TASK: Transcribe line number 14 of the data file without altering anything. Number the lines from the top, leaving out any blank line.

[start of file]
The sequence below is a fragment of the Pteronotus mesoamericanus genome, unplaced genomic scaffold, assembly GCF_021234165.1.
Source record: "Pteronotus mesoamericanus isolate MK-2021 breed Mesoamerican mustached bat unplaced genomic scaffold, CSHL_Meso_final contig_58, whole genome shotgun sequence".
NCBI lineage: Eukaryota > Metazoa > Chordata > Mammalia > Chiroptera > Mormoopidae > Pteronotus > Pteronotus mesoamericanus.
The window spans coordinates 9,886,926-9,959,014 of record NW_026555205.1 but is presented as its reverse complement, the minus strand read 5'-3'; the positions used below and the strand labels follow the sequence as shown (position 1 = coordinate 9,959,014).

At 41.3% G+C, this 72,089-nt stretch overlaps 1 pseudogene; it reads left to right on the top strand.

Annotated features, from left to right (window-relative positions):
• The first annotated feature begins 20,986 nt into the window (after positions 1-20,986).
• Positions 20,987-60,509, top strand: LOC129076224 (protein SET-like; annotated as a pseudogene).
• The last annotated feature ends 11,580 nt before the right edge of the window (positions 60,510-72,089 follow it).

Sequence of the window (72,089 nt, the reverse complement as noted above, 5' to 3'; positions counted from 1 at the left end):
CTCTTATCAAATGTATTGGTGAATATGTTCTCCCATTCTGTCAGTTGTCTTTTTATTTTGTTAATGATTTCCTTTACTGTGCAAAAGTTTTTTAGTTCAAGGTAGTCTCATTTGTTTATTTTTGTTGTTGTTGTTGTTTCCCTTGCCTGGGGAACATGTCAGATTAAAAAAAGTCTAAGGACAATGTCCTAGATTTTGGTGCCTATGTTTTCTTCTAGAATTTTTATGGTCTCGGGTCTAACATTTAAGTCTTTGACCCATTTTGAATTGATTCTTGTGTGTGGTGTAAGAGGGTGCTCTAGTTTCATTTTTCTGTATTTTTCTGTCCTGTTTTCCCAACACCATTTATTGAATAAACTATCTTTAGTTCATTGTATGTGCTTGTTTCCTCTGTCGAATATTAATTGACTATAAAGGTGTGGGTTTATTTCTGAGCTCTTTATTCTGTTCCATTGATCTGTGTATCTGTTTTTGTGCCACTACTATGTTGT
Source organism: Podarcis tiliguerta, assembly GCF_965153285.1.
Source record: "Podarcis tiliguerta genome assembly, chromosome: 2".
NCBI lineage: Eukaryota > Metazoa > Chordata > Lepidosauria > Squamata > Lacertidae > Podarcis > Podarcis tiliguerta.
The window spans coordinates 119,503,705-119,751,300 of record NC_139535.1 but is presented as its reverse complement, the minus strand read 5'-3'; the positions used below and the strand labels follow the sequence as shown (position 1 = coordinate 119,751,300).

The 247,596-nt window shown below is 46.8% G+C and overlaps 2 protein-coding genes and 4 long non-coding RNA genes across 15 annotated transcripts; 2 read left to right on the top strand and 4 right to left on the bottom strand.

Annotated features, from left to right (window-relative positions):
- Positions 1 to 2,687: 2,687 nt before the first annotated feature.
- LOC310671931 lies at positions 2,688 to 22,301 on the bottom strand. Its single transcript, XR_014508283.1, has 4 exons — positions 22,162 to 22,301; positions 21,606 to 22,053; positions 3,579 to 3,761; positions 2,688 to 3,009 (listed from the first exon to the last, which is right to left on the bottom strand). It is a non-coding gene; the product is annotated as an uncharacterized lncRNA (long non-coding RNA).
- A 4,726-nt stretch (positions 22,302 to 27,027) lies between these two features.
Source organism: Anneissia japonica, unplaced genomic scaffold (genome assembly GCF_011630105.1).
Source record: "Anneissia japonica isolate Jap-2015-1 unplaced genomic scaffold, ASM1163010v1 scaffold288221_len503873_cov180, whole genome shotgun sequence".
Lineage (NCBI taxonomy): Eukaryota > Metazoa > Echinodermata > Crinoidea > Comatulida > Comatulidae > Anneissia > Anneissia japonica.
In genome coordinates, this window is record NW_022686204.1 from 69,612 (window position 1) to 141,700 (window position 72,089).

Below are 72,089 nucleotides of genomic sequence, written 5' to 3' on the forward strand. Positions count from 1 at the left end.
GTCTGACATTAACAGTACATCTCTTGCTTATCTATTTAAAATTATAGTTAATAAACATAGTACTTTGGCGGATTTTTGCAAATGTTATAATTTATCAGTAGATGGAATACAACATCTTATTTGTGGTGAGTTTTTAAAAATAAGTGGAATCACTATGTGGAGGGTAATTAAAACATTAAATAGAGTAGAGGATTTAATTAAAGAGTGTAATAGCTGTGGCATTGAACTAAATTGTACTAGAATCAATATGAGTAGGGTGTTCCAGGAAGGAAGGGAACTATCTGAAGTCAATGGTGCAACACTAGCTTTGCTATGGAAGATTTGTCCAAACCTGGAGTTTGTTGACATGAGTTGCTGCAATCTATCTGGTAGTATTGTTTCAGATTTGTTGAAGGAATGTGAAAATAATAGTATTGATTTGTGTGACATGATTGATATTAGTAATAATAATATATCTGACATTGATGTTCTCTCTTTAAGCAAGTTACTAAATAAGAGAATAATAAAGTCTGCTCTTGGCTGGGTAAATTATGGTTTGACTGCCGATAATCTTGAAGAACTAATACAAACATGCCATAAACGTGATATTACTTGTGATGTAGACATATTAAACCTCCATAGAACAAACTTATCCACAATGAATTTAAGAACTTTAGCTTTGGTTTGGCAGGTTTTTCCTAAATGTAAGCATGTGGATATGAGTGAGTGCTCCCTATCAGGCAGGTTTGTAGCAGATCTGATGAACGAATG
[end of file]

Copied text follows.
NCBI lineage: Eukaryota > Metazoa > Chordata > Lepidosauria > Squamata > Lacertidae > Podarcis > Podarcis tiliguerta.